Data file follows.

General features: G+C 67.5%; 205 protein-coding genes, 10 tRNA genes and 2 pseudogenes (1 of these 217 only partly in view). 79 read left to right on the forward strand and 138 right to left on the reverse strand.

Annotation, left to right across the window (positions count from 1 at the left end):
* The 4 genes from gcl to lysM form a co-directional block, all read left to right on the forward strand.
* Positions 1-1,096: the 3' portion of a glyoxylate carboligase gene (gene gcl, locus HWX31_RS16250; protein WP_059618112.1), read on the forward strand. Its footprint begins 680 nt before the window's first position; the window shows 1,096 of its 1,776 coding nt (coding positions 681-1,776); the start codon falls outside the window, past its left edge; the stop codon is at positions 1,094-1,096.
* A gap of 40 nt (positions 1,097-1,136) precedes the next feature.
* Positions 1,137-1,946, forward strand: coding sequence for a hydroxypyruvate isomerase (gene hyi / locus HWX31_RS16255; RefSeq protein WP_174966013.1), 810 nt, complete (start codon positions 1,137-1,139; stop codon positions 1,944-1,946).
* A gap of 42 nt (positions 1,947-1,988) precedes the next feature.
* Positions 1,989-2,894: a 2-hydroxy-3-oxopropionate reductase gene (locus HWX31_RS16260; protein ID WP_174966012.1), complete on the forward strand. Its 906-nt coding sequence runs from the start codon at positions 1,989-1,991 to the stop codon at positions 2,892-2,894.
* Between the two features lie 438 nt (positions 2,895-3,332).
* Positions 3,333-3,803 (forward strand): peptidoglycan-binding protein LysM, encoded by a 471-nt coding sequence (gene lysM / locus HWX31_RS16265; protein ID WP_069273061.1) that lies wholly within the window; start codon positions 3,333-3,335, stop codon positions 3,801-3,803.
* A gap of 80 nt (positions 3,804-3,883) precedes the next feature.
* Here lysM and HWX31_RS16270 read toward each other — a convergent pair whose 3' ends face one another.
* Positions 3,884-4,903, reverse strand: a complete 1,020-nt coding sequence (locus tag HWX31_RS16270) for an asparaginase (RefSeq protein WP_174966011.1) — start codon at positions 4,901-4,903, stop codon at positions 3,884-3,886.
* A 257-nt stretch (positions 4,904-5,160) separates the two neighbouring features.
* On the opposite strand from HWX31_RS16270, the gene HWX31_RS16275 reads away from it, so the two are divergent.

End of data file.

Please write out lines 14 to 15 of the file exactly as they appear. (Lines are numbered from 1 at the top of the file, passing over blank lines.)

* A 257-nt stretch (positions 4,904-5,160) separates the two neighbouring features.
* On the opposite strand from HWX31_RS16270, the gene HWX31_RS16275 reads away from it, so the two are divergent.